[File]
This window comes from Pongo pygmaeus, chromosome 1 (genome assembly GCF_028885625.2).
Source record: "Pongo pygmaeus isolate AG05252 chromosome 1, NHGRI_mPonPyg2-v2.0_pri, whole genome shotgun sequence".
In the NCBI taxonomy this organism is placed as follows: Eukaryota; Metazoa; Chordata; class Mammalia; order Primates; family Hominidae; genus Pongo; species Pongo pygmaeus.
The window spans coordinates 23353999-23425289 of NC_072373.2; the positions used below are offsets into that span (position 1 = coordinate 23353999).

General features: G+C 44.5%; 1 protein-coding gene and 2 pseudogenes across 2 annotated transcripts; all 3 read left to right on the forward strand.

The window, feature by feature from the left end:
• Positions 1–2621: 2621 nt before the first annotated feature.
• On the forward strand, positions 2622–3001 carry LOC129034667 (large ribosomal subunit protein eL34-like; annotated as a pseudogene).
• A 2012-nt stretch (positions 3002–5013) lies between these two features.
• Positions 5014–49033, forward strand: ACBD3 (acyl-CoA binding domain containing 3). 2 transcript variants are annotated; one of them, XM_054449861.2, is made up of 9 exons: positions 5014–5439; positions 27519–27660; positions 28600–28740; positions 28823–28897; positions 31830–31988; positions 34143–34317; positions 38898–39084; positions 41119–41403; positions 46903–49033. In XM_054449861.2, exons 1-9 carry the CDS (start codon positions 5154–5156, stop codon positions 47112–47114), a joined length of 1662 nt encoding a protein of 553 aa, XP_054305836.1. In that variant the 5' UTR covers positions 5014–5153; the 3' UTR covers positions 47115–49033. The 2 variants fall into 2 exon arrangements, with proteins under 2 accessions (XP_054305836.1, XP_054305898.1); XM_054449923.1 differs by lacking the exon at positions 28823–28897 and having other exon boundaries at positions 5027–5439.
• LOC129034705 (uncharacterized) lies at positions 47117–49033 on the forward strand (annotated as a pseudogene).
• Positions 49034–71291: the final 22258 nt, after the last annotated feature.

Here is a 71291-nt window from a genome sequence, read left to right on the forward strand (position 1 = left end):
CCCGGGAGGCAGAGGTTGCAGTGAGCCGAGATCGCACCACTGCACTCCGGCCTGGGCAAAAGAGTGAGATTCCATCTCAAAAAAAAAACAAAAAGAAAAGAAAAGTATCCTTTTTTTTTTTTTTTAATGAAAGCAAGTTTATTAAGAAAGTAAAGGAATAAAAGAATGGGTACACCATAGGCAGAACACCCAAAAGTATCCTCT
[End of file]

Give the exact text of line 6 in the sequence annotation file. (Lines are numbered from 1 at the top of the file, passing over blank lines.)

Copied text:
The window, feature by feature from the left end: